In a sentence:
Arguably James Blake’s most out-and-out dancefloor orientated work yet, ‘Before’ is a reminder of what we’re missing under lockdown.
One of contemporary music’s most critically applauded yet understated emotional evocators, James Blake has become a beacon for a range of intriguingly vulnerable and deeply textured sounds within the span of his career. Emerging from the UK’s pivotal post-dubstep scene, an era that marked a distinctive shift from the oversaturation and aggression of its predecessor into more ambient and melodic composition structures, the distinctive fragility interwoven into his soundscapes emit a dimension of depth that is unparalleled in most creative landscapes.
READ MORE: James Blake // ‘Assume Form’ – album review
Having previously worked with high profile artists like Beyonce, Travis Scott and Bon Iver, Blake has spent 2020 utilising his soulful and textured dance structures to further the contemplative dexterity of acts like The Flatbush Zombies and Slowthai, as well as dropping singles that wallowed in sparse, mediated melodies, in a return to the core sounds that established him. A direct reaction to the inability to express and be free within club settings, Blake ironically created this new dance-inspired EP out of frustration with lockdown restrictions, building on the comfortability and emotional conclusivity of previous efforts, and incorporating upbeat tempos into their DNA.
The core of a quintessential James Blake song lies in the textures and harmony of the sounds he pulls together and ‘Before’ is no exception. Whether it be the soft bubbling bass that nestles ebbing cries before a catchy drum pattern rescues the listener on ‘I Keep Calling’, or the distorted vocal quivers that give way to a range of disjointed piano lines and graceful string interjections on ‘Do You Ever’, the balance between robot-ified nuances and uplifting use of organic elements find themselves unifying to mirror the autonomy of Blake’s emotions.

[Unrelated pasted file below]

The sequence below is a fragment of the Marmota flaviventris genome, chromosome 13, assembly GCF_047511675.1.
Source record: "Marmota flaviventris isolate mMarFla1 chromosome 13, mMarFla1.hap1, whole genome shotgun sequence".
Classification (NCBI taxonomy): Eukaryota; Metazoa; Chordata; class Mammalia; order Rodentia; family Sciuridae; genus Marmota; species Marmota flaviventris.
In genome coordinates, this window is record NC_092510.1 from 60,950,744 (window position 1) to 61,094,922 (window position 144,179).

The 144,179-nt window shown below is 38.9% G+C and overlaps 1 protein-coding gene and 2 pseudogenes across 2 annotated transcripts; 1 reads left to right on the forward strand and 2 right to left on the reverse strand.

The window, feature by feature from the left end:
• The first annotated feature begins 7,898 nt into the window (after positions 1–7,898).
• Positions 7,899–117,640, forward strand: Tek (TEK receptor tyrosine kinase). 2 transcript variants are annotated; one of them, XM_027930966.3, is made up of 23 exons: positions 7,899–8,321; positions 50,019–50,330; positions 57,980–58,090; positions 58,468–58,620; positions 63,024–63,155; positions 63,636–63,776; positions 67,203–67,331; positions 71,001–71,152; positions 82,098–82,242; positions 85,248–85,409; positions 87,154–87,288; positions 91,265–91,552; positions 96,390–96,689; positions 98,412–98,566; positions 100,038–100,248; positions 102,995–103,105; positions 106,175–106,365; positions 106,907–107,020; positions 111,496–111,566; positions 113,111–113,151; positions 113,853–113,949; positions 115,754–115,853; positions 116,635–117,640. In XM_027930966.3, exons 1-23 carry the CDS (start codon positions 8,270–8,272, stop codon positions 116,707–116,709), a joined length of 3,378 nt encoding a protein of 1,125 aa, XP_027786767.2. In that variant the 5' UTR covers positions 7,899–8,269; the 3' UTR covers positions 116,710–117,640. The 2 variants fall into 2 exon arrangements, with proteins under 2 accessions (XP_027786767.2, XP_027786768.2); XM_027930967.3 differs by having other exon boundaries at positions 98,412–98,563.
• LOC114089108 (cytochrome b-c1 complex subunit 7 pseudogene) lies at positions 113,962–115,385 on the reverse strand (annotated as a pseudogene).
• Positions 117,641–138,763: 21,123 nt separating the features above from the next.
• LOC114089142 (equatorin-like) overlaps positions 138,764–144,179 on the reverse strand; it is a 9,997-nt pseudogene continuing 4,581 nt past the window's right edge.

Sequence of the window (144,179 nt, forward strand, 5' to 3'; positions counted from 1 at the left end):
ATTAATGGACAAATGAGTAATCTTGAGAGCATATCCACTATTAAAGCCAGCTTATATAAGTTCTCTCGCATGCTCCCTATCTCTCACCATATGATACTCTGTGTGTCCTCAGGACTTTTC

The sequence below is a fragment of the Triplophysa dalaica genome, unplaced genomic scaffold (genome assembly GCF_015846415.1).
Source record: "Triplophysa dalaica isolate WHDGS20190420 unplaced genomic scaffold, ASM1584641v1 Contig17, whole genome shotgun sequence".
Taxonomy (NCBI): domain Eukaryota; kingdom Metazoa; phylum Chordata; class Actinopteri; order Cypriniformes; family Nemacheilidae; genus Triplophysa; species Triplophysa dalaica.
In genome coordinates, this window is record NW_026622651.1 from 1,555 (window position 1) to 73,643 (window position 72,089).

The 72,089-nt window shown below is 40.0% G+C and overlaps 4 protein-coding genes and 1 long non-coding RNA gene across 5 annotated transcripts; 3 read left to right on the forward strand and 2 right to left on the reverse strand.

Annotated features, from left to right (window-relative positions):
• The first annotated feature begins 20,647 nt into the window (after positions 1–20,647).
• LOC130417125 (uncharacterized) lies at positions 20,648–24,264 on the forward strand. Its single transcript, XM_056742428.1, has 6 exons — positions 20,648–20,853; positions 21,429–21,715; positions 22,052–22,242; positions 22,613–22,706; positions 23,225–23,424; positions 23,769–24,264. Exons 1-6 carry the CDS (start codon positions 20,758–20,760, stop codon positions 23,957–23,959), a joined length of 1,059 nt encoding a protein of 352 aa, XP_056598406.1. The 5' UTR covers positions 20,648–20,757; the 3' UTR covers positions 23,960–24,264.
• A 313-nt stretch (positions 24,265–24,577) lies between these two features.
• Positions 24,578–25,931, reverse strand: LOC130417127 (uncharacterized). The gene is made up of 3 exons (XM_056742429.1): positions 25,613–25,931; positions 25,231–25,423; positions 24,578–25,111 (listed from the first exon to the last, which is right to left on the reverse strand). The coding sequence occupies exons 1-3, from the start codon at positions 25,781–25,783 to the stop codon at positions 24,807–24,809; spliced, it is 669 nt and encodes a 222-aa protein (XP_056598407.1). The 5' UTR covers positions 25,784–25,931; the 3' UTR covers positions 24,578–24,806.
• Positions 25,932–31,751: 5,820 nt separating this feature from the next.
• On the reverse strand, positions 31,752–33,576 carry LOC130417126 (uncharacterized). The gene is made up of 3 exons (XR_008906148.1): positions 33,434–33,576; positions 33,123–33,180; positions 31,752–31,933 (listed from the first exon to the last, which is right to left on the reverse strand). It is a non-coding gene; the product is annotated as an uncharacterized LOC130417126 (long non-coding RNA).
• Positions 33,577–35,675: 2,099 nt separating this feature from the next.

It is this understanding of his own emotional parameters that propel Before. On the title track, a realisation that he “must be in pain because [he’s] never needed… before” presents him with the dramatic conclusion that he can no longer exist in a state of singularity as he has become accustomed to being a whole. Driven by a steady kick drum that almost feels like a continuous, anticipating heartbeat, ‘Before’ presents a comfortability in action whilst bearing all against a vacuous backdrop.
Of course, it’s easy to reciprocate the strangeness felt by Blake in putting out a simultaneously upbeat but candid emotional piece of work. A deep sense of want is projected through trying to fulfil expectations on the earnest ‘Summer Of Now’, or by the thought that there was “more” on the aforementioned ‘Do You Ever’ yet both are riddled with infectious rhythm and quaint shuffling tones that seem to contrast desires. Though the listener may be drawn into the melancholy tone of such tracks, it’s hard to ignore the physiological reactions their body may undertake as they step along to every sombre sentiment. As someone who cut his teeth in rave scenes, it’s not surprising that the energy that perpetuates throughout these spaces would be reflected through the retrospective musings of Before.
Battling themes of ideality, awareness of how far his emotions can carry him and drawing from his current frustrations, its emboldening to see James Blake’s blossoming from introverted outsider to a fully realised balladeer as a undeniably evident triumph through his latest brief but potent project. (8/10) (Daniel Antunes)
Listen to Before EP by James Blake here via Spotify, and tell us what you think below!
Tags: Daniel Antunes, James Blake, Polydor, Republic, review
'Thirstier' is a dazzlingly executed power move into the mainstream…
Bringing out different textures in her sound, Billie Eilish's songwriting…
Nandi Rose Plunkett sounds more strident and confident on her…
Your email address will not be published.
This site uses Akismet to reduce spam. Learn how your comment data is processed.